Education & Family

Economists call for rethink of EMA study grant cut

EMA protesters
Image caption The scrapping of EMA has sparked protests around the country

A group of economists, including former Cabinet Office and Bank of England figures, have urged the government to reverse cuts to Education Maintenance Allowances for low-income students.

The government quotes research saying that 90% of 16-19 year olds who receive the allowance of up to £30 a week, would continue in education without it.

But the economists said ministers had ignored "rigorous" evidence.

The government says the scheme is hugely expensive and poorly targeted.

Writing in a letter to The Guardian, the nine economists warned that, at a time of "unacceptable" youth unemployment, "the last thing our country and those who govern us should be doing is removing or cutting support to that very age group".

The signatories include former Cabinet Office chief economist Jonathan Portes and Professor David Blanchflower, a former member of the Bank of England's interest rate-setting monetary policy committee.

They urged the Chancellor to use next week's Budget to reconsider the cuts, saying abolishing the Education Maintenance Allowance (EMA) was "not a recipe for long-term growth".

The economists rejected the government's claim that the policy has a high "deadweight" cost - arguing that the EMA raises results and has wider benefits to society that have not been taken into account.

They pointed to research by the Institute for Fiscal Studies which says the benefits of EMAs outweigh the costs.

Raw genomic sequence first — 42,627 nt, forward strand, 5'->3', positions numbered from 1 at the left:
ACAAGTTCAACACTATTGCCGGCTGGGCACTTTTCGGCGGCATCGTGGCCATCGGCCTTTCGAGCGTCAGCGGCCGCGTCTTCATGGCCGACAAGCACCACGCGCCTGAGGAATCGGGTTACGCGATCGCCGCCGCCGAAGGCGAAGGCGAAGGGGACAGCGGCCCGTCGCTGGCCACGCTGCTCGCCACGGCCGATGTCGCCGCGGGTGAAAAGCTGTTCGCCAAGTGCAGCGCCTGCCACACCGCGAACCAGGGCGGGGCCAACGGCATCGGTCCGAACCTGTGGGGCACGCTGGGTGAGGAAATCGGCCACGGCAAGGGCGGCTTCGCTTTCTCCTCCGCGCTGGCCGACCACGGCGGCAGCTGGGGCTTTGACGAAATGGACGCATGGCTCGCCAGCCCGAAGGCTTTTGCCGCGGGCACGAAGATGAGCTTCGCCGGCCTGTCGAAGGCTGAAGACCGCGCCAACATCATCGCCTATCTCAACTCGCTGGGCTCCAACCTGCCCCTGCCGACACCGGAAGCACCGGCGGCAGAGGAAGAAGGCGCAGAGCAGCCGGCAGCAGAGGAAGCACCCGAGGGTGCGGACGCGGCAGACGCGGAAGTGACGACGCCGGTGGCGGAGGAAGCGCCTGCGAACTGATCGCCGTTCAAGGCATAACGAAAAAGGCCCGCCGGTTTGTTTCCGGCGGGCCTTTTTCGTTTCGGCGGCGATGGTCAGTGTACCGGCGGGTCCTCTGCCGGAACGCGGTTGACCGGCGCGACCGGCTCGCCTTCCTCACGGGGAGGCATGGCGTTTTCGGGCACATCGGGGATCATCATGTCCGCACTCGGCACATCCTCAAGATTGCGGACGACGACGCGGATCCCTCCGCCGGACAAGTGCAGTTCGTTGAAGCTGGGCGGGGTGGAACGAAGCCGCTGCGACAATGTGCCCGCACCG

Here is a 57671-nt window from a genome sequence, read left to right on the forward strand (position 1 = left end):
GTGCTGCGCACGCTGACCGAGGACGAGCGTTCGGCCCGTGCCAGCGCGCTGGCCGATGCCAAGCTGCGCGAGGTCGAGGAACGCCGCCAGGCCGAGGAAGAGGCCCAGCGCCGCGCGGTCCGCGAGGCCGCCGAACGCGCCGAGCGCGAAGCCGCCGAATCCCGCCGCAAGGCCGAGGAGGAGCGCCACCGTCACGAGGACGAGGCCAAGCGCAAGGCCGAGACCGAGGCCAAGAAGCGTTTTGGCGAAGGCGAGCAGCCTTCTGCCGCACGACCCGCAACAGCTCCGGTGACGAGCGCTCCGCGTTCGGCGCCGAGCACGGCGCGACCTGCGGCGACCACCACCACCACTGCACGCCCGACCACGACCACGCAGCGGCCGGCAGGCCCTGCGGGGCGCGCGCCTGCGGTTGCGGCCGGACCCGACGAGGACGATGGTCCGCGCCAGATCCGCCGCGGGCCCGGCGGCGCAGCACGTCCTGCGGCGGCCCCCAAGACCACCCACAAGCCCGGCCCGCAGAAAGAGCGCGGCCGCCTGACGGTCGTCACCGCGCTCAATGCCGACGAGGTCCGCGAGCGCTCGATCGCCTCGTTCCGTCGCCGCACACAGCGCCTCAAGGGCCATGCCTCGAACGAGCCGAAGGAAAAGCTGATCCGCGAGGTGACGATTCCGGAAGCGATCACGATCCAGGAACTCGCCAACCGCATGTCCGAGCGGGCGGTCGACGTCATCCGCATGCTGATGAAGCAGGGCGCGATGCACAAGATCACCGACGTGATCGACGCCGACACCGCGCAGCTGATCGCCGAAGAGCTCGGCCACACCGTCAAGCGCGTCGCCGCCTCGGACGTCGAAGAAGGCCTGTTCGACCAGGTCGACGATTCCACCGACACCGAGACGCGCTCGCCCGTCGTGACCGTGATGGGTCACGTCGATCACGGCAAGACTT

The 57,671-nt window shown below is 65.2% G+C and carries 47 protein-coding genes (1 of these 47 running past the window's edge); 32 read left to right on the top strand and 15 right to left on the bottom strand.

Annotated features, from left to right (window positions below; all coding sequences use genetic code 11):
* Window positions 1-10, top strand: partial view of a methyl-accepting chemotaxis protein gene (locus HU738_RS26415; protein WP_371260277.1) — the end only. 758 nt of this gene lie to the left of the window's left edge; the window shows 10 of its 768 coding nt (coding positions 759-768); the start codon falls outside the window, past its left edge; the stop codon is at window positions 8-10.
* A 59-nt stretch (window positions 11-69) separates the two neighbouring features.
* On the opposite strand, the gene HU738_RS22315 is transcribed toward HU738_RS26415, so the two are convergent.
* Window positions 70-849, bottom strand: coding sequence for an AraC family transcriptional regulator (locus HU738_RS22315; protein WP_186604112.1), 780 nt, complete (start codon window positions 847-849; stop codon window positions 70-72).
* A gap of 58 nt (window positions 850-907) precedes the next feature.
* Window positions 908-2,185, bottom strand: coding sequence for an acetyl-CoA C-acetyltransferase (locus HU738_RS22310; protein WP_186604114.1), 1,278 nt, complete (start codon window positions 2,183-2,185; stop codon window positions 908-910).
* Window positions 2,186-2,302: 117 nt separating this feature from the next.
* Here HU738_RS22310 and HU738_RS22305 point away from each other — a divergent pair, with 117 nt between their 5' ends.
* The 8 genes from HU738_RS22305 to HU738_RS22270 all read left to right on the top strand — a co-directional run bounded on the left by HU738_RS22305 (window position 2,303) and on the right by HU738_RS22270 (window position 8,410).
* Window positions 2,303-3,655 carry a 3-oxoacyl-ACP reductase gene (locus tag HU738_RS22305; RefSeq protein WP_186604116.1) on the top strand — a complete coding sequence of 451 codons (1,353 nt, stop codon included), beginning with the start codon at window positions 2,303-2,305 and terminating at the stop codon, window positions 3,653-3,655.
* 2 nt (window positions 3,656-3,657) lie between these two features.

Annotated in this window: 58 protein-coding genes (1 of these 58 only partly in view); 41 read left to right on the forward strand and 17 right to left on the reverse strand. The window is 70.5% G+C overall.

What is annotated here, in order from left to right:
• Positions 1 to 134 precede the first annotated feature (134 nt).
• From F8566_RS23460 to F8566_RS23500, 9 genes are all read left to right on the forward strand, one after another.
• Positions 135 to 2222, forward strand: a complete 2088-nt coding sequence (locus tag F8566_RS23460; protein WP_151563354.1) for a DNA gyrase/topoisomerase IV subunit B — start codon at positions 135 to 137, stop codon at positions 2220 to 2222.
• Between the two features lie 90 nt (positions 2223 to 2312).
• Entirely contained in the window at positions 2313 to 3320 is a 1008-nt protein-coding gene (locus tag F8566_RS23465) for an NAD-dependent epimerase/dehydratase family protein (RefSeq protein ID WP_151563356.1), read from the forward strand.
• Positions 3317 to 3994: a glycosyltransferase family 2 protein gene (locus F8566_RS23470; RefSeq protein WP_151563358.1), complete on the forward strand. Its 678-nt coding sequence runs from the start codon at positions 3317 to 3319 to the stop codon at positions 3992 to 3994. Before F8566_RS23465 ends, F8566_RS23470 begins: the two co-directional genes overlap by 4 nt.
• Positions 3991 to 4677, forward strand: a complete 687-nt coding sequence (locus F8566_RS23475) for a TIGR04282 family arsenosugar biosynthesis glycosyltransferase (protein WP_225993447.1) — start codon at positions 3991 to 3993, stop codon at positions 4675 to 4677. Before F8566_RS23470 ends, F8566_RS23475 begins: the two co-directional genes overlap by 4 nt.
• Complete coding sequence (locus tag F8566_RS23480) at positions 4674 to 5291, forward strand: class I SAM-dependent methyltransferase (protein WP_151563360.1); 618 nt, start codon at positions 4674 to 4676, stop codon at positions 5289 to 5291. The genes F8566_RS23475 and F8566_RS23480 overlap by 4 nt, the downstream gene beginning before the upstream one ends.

Even if it is true that 90% of EMA recipients would stay in education without it, this "is not a sound economic argument for abolishing EMA", the economists write.

"It could equally be argued that the government should not vaccinate children against meningitis or polio, since the vast majority of children wouldn't contract these diseases anyway," they says.

EMAs were introduced by Labour to encourage young people from deprived backgrounds to stay in education and training after the age of 16.

Students whose parents' earnings fall below certain thresholds receive payments of £10, £20 or £30 a week.

Wales and Scotland also have the payment, which is under review in Northern Ireland.

The allowance can be spent however the student chooses, but are intended to cover the cost of course equipment, books and transport.

Campaigners say many students will drop out of courses, and others will not be able to afford to start them, if the allowance is cut as planned.

But the government says the £560m scheme is wasteful, with administration costs £36m, and should be targeted better towards pupils who need it most.

The Department for Education says it now plans to support the most needy students through a discretionary fund administered by colleges, which it says it hopes to "significantly increase" from its current level of £26m.

The government also points out that local authorities have a statutory obligation to make sure that transport is not a barrier to students' education.

A spokesman for the department also said that 96% of 16 year olds and 94% of 17 year olds participate in education, employment or training, and the government is aiming for full participation up to the age of 18 by 2015.

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